A couple of weeks ago I shared some performance tests for server response time as well as Speed Index and time to first byte that I ran on this site before and after moving to a new web host. The posts were part of an on-again off-again series about website performance that I’ve been running the last year or so. In every post up to this point I’ve talked as though all sites were built in fundamentally the same way. As you know, not all sites are built in the same way.
Two major classes of sites, as far as performance is concerned, are static and dynamic. The big difference is that dynamic sites are built on the fly. The page that displays in the browser doesn’t exist as a single file. Instead, it’s programmatically generated when requested. Dynamic pages run server side code that calls other files, and queries databases to gather all the parts necessary for assembly.
Dynamic pages are converted into static HTML pages that are ultimately delivered across the network, but they naturally have more work to do during the conversion and consequently take more time to finally reach their destination after being requested.
I want to pick up the series again spend some time talking about dynamic web pages and some of the specific performance issues they face and how you can improve that performance. Because I’m most familiar with PHP and MySQL and because the odds are it’s the same for you, I’ll focus the series on both, but know that much of what’s true for each is also true for other languages and databases. The specifics might change, but the general ideas are the same.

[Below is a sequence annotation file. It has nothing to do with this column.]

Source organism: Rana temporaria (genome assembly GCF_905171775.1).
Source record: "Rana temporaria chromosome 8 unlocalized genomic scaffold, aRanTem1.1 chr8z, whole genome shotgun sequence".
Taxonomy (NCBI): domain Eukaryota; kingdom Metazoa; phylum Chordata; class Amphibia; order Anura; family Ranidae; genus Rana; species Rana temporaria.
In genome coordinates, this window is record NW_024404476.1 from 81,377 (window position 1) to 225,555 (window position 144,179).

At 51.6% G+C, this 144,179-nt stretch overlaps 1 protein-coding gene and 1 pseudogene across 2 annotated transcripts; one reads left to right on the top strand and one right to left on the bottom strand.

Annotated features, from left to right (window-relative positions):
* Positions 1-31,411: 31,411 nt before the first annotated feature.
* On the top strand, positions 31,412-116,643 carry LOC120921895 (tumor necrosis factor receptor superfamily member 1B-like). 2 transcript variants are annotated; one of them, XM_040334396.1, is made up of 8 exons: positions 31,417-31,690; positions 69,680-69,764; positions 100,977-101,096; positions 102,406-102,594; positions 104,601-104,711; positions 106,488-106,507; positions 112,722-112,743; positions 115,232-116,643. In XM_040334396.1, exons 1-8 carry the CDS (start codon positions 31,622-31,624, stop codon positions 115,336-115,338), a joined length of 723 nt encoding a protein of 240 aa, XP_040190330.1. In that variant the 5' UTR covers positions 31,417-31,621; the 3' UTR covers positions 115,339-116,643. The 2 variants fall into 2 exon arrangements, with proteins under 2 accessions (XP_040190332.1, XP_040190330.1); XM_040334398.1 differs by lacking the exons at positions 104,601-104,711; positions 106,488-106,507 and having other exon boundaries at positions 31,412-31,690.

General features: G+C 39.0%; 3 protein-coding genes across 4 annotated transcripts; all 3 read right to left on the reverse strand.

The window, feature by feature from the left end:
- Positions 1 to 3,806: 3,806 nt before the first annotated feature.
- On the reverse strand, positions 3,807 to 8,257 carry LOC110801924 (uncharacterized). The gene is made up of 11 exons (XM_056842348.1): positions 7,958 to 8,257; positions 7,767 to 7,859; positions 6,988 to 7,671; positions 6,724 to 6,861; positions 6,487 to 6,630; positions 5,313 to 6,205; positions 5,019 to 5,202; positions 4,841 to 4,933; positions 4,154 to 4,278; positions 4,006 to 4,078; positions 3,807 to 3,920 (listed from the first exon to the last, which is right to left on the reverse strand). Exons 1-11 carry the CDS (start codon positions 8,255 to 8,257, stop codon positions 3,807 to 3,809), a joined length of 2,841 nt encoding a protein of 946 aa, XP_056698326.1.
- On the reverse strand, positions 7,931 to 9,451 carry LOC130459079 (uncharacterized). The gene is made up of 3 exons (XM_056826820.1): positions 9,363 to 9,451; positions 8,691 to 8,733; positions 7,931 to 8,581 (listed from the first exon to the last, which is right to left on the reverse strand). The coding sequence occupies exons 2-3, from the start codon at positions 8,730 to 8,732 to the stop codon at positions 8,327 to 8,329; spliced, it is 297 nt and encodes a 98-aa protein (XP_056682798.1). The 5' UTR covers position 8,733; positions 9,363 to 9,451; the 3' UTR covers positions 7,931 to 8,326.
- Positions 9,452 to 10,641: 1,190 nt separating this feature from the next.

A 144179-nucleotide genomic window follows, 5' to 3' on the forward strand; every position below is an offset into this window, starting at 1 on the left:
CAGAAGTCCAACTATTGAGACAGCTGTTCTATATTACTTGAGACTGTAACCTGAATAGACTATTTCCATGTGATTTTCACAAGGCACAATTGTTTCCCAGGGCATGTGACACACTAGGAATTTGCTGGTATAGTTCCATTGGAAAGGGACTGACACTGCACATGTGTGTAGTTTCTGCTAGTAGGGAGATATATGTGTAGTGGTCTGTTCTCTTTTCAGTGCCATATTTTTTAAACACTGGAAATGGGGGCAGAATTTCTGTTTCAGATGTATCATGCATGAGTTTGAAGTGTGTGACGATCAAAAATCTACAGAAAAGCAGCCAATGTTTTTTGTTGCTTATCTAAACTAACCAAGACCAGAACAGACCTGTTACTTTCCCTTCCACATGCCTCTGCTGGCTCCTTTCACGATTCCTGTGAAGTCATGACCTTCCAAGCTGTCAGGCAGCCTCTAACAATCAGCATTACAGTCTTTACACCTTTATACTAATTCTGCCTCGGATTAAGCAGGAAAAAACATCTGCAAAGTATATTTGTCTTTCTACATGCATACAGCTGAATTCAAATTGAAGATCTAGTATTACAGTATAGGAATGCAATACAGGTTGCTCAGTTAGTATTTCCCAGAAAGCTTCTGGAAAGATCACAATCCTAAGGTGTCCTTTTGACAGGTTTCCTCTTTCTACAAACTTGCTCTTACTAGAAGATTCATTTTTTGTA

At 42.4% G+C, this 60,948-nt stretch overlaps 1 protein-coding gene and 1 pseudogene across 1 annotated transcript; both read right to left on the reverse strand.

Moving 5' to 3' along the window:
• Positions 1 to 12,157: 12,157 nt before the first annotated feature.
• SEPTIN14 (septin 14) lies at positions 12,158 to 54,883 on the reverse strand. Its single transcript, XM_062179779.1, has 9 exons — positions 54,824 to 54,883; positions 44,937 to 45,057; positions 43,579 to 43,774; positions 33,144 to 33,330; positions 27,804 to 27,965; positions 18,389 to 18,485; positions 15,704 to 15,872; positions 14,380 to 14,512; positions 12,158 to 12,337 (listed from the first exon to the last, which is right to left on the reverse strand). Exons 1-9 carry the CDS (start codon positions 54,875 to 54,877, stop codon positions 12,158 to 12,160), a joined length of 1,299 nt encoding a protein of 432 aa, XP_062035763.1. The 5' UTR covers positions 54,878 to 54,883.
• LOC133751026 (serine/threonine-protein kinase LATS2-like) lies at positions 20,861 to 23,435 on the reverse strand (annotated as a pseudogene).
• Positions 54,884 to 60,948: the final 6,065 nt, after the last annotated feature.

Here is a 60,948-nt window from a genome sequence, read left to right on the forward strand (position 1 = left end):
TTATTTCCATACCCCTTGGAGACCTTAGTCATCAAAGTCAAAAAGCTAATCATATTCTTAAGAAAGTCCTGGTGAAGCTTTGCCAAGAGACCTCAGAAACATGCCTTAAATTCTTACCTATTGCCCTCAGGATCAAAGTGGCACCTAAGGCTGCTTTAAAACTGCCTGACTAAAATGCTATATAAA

The Critical Path
I’ve started a number of these mini-series with a quick mention of the critical path, which are the things that need to happen before a web page can load in your browser after you request it.
- DNS Lookup
- Browser sends an HTTP request
- Server responds and sends back the requested HTML file
- Browser begins to render HTML
The first three steps in the path lead to the time to first byte (TTFB).
There’s no difference in the first two steps of the path for static and dynamic sites. It’s in the third step where you see a difference. Again it’s ultimately an HTML page that’s delivered over the web, but the server needs to do a little more work and take a little more time to generate that HTML page.
Somewhere in the server responds part of step three, the server converts dynamic code into static HTML. How does it do that?
Requests for Dynamic Pages
What happens when a dynamically built page is requested? Again the first two steps in the critical path are the same. There’s a DNS lookup and then an HTTP request is sent for the page.
If the URL in question is for a dynamic page, the server needs to execute the server side code to build the HTML page that will be delivered. The requested file is run through an interpreter or parser. The code executes and possibly queries the database to find the specific content to be displayed.
Consider a very simple example:
It’s a simple page with a single line of PHP to echo some text on the page. I even included the the text to echo to make it as simple as possible and yet, as simple as it is, the one line of PHP code means the file needs to run through an interpreter, which takes some amount of time no matter how much.